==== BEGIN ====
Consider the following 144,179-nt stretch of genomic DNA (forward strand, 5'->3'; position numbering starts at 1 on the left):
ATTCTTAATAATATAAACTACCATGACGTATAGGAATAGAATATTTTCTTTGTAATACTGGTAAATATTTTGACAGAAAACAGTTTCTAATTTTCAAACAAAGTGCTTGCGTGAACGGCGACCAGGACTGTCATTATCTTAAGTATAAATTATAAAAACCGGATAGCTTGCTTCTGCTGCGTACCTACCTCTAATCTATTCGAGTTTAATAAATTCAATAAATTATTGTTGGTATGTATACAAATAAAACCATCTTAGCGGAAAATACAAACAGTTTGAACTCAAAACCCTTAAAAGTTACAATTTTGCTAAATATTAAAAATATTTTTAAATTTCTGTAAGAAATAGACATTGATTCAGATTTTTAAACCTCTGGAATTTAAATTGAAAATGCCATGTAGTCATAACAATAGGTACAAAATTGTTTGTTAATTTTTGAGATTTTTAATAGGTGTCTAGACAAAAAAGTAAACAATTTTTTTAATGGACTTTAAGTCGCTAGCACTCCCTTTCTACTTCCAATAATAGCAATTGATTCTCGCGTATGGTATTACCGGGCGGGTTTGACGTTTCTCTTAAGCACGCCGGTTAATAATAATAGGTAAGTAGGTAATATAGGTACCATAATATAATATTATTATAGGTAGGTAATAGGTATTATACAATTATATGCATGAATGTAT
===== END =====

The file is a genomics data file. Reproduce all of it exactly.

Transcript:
Consider the following 144,179-nt stretch of genomic DNA (forward strand, 5'->3'; position numbering starts at 1 on the left):
ATTCTTAATAATATAAACTACCATGACGTATAGGAATAGAATATTTTCTTTGTAATACTGGTAAATATTTTGACAGAAAACAGTTTCTAATTTTCAAACAAAGTGCTTGCGTGAACGGCGACCAGGACTGTCATTATCTTAAGTATAAATTATAAAAACCGGATAGCTTGCTTCTGCTGCGTACCTACCTCTAATCTATTCGAGTTTAATAAATTCAATAAATTATTGTTGGTATGTATACAAATAAAACCATCTTAGCGGAAAATACAAACAGTTTGAACTCAAAACCCTTAAAAGTTACAATTTTGCTAAATATTAAAAATATTTTTAAATTTCTGTAAGAAATAGACATTGATTCAGATTTTTAAACCTCTGGAATTTAAATTGAAAATGCCATGTAGTCATAACAATAGGTACAAAATTGTTTGTTAATTTTTGAGATTTTTAATAGGTGTCTAGACAAAAAAGTAAACAATTTTTTTAATGGACTTTAAGTCGCTAGCACTCCCTTTCTACTTCCAATAATAGCAATTGATTCTCGCGTATGGTATTACCGGGCGGGTTTGACGTTTCTCTTAAGCACGCCGGTTAATAATAATAGGTAAGTAGGTAATATAGGTACCATAATATAATATTATTATAGGTAGGTAATAGGTATTATACAATTATATGCATGAATGTAT